When TD pledged to achieve net-zero emissions across their financing portfolio by 2050, we said it was a gamechanger (because the other banks would have to do the same) and a greenwash (because they had no commitments regarding short-term actions). When RBC made a similar pledge in February, we pointed out that net-zero lending in 2050 does not mean net-zero emissions in 2050 because the projects being financed today will still be operational in 2050 (even though the loans will already be paid off). When BMO made the same commitment yesterday, we initially thought “this is one more tiny step in the right direction.” But then CEO Darryl White had to take a crack at people like us who are calling for more ambitious changes in the EXACT SAME press release they used to declare their “climate ambition,” and we thought: this guy is a serious problem for the planet.
“No doubt this transition (to a low carbon economy) will be disruptive,” BMO Chief Executive Darryl White said in an online address. “While the failure to act is not an option, the sole answer cannot be an abrupt and disruptive change to individual industries.”
At the core of this statement is a refusal to accept science. For the last few years, scientists have been specifically telling us that our only remaining hope of achieving a stable climate is abrupt and disruptive change. It might seem ‘reasonable’ or ‘moderate’ to balance climate goals and economic goals, but physics doesn’t care how much money you’ve invested into fossil fuels.
Sorry, Darryl. You don’t get to pretend to be voice of reason when you spent DECADES resisting the kind of moderate incremental change that you yourself are now calling for after everyone else has moved on. Abrupt and disruptive change is the sole answer because the banks missed every opportunity to do things in a slow and methodical way. And the same voices they are now trying to paint as ‘extreme’ were the ones asking them to do the reasonable thing – DECADES AGO. Greenpeace Canada, Toronto350 and others have been protesting the big banks’ loans and investments to the fossil fuel industry for as long as I can remember. There is an international organization called BankTrack whose entire mission is to persuade banks and other financial institutions to take the environmental crisis seriously. They were founded EIGHTEEN YEARS AGO.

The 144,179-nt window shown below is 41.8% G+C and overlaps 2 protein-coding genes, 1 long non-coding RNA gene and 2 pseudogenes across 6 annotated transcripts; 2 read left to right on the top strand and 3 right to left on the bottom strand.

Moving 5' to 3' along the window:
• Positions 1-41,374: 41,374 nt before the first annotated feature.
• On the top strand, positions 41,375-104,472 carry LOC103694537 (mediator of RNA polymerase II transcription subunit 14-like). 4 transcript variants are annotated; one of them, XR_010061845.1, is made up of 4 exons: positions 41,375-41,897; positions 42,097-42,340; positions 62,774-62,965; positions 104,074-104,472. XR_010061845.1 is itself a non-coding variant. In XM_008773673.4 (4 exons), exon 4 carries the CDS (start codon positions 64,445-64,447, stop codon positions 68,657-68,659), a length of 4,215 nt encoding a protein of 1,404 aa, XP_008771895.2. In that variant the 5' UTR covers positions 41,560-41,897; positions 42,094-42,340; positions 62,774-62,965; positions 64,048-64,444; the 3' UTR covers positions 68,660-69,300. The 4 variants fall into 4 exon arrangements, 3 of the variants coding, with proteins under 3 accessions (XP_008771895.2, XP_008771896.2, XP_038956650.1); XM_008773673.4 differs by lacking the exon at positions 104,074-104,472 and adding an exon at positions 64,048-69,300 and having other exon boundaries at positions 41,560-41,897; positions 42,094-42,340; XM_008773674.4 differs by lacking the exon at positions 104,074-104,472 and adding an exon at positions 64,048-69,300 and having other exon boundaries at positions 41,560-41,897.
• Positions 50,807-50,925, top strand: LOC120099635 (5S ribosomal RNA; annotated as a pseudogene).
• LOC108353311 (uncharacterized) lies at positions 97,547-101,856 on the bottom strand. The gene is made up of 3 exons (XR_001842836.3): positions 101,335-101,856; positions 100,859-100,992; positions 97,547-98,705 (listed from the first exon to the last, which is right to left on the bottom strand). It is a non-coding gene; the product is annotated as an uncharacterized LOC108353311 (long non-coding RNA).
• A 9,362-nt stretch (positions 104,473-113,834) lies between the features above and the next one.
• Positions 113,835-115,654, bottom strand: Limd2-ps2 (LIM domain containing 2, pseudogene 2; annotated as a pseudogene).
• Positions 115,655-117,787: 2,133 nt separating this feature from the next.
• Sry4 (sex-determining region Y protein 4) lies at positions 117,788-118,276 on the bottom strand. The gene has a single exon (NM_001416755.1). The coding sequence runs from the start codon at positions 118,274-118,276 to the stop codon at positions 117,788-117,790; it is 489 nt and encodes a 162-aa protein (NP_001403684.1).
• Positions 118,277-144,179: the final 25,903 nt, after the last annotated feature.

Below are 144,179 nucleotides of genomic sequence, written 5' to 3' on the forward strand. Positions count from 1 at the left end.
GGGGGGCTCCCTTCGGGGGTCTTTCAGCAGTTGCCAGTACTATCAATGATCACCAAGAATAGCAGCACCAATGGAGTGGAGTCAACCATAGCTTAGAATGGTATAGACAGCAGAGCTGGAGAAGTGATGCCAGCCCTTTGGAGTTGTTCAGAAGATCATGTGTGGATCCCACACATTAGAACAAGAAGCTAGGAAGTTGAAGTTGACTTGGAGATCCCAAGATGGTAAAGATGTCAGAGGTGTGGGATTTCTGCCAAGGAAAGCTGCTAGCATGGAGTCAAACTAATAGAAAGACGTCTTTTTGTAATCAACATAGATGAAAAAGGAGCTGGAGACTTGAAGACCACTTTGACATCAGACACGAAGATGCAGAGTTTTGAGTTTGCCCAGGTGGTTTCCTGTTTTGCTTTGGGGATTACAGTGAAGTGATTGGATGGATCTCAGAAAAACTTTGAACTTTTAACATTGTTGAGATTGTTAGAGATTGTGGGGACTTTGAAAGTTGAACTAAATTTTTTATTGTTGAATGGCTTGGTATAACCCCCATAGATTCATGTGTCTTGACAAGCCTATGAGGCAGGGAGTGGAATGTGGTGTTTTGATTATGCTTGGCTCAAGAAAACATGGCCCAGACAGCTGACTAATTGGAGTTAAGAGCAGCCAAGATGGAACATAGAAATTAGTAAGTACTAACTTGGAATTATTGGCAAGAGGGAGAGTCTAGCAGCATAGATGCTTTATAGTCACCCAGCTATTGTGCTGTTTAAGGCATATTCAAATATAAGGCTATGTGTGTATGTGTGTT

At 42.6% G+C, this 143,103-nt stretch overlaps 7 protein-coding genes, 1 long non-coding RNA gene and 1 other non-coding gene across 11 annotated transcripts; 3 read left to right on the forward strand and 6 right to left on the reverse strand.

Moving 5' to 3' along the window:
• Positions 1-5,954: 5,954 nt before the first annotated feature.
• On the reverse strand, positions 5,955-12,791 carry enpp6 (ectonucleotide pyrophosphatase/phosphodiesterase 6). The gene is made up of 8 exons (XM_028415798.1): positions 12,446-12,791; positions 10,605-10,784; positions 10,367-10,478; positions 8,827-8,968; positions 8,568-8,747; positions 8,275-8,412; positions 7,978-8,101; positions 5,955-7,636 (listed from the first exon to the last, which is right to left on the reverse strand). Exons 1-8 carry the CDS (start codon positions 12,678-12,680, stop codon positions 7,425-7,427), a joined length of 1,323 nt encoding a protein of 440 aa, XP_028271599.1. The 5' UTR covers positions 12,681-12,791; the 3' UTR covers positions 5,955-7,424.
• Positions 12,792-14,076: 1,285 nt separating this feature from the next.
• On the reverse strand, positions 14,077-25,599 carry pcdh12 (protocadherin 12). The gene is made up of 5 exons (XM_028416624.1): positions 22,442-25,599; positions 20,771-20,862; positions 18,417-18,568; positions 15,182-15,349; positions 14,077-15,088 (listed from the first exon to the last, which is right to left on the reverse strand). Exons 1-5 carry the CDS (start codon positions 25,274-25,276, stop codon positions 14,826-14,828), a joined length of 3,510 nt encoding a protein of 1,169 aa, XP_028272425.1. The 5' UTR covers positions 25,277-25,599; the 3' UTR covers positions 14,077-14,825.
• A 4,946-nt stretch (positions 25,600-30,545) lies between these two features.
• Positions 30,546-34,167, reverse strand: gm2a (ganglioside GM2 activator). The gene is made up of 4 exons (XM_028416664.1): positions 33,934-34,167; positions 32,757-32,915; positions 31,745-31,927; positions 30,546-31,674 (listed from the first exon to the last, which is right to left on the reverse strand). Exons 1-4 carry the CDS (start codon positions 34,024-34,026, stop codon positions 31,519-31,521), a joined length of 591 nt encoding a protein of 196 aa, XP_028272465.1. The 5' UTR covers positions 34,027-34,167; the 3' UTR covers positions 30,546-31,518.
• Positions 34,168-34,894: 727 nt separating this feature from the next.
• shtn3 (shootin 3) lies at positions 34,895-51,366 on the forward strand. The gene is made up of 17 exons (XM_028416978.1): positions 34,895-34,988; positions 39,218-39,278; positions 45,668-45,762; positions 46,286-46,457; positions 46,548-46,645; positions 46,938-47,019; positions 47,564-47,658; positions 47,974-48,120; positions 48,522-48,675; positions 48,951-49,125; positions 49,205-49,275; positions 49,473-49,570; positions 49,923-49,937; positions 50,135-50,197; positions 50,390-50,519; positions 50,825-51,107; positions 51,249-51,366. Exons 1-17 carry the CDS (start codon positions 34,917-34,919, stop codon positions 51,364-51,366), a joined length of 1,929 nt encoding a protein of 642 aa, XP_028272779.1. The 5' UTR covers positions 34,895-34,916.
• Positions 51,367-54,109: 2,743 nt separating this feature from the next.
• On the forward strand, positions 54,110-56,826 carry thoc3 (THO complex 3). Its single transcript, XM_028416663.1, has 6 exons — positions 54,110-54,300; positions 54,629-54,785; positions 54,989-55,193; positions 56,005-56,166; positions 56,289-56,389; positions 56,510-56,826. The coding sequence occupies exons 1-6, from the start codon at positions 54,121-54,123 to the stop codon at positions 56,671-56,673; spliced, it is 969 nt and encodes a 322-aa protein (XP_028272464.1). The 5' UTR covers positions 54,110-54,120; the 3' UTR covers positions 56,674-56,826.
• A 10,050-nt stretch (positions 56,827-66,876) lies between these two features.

BMO has made most of the same guarantees and joined most of the same industry groups as TD and RBC and even signed on to the UN Principles for Responsible Banking which none of the other big banks have done. There are obviously people within the bank trying to make amends for the damage they have already done to the planet – but having a statement like that, from their CEO, in their declaration of ambition is a giant red flag.
Why is this statement so concerning? Because the banks are all making vague pledges with a lot of wiggle room. They are all pledging to set clear metrics and start taking concrete action ‘soon.’ In some ways this makes sense, it takes time to determine the carbon footprint of a vast financial empire and figure out which actions will bring it down most quickly. A pledge to investigate and take action is only as good as the leadership’s commitment to actually reducing emissions. None of the big 5 Canadian banks have taken the type of actions the climate crisis demands of them yet, but Darryl White has clearly telegraphed that BMO is unlikely to take those actions any time soon.